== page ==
Argentine Peso Plunges to New Low
Fears of Inflation in Troubled South American Economy Worsen
BUENOS AIRES, Argentina, March 25—The Argentine peso tumbled to a fresh
record low on Monday afternoon on panic selling, despite the Central Bank's
attempts to stop the currency's plunge, and stocks rose as investors sought a safe haven from the falling peso, traders said.
The Central Bank in the middle of the afternoon ordered financial institutions
to immediately sell dollars in excess of the 5 percent net worth limit
for dollar holdings
set by the Central Bank.
"There is barely any trade, very little volume, everything is very small,"
one currency trader said. "Exporters are waiting to see what happens and
importers are paying
their commitments despite these prices."
Exporters had up to 180 days to exchange foreign currencies for local
pesos until the Central Bank on Monday reduced that grace period to five
begins a five-day Easter long weekend on Thursday.
Television images showed long lines of consumers outside exchange houses while bankers said the few foreign exchange trades done have been at the retail level.
"We have had a lot of inquiries but few trades," said the manager of
the downtown branch of a major bank. "So far we've just been buying dollars
who need to cancel the dollar debts on their credit cards."
The peso fell to 3.75/4.00 pesos per dollar (buy/sell rate) for large-scale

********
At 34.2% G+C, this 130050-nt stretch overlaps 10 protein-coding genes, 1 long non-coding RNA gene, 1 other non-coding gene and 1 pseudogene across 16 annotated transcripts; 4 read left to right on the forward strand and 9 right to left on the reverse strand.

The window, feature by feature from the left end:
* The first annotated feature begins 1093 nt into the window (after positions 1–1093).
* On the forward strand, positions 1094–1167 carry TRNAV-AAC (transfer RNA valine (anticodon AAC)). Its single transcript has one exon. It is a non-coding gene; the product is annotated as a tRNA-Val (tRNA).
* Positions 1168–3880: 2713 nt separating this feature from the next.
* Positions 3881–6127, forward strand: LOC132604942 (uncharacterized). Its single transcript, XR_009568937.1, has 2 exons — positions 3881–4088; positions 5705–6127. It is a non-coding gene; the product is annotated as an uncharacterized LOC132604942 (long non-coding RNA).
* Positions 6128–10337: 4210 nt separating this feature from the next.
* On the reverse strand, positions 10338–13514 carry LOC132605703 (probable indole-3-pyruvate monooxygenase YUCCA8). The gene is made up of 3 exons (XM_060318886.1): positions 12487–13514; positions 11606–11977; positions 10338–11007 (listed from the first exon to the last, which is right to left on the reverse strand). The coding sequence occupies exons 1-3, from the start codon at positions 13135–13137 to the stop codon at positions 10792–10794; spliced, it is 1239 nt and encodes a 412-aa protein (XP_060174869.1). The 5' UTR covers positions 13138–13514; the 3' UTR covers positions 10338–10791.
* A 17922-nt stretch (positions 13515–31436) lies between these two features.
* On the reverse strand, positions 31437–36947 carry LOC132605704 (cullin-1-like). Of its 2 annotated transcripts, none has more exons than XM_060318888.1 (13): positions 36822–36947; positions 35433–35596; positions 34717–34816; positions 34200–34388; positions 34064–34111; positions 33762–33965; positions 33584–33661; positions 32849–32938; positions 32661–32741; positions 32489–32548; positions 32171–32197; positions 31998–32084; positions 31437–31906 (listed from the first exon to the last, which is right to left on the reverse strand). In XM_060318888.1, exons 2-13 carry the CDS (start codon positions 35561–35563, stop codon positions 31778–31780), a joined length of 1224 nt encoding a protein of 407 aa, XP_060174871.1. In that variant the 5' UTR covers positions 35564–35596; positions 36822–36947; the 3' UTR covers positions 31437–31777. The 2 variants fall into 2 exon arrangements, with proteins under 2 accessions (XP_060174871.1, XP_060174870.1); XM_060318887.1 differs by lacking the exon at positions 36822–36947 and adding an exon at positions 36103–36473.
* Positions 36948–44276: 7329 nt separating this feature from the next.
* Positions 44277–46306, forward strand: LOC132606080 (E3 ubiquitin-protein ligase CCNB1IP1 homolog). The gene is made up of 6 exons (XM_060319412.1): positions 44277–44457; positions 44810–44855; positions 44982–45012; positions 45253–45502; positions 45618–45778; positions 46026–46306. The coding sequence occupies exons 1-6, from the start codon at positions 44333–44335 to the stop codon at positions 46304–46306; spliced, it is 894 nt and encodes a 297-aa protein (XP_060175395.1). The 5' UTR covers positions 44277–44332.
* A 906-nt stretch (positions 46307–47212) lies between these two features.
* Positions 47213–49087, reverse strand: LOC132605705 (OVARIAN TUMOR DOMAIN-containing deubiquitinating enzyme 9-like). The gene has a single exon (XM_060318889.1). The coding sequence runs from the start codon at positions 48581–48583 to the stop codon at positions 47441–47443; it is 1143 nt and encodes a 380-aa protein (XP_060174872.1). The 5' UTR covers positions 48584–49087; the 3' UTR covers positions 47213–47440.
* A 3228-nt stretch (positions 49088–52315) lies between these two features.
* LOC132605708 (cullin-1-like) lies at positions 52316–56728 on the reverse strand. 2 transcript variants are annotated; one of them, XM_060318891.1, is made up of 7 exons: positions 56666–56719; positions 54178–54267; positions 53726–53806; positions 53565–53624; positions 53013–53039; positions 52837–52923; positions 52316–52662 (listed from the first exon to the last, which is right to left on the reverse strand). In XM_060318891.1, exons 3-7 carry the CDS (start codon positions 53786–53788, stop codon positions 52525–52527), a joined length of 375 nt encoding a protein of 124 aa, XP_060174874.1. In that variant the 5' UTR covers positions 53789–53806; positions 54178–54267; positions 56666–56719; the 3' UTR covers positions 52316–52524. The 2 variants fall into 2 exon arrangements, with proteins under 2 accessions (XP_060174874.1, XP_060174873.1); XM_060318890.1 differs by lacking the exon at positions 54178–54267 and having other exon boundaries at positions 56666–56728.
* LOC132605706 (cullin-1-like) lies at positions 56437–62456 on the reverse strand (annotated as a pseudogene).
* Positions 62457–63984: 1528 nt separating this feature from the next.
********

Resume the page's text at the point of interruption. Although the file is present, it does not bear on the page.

transactions in the foreign exchange market, compared to Friday's close
marking a 75 percent depreciation against the greenback since January's devaluation.
"The MerVal could reach 500 points this week," Marcelo Paccione, a trader at Consult Capital Sociedad de Bolsa.
The benchmark MerVal share index, up a third so far this year, gained
3.67 percent to 448.19 points at 3.33 p.m. local time (1833 GMT). Overall,
advanced, five declined and seven remained unchanged at the midsession with light turnover of 17.03 million pesos.
"This is happening so fast nobody knows what will happen later on. Companies' balance sheets are going to show a huge loss," another trader said.
The Central Bank, trying to halt the local currency's slide and prevent
possible hyperinflation, reset the peso's rate at 3.00/3.10 from 2.90/3.00
pesos per dollar
earlier on Monday for retail sales, well below the market rate.
"The government is terrified about hyperinflation, and that's why they've taken these measures that are bound to fail," said a Wall Street trader.
Exchange houses and banks that agreed to the government exchange rate
in exchange for being restocked in dollars must commit to over the counter
sales of dollars
to clients of no more than $1,000 each and a maximum $10,000 per company, a Central Bank statement said.
The peso was pegged at par to the dollar for more than a decade until
Argentina's cash-starved government devalued the peso through a dual exchange
and then floated it fully in February. Since then the peso has plummeted as traders seek hard currency US dollars.
Energy company Perez Companc rose 19 centavos to 2.60 pesos, while steelmaker Siderca gained 49 centavos to 6.06 pesos.
(Additional reporting by Charles Froggatt)
© 2002 Reuters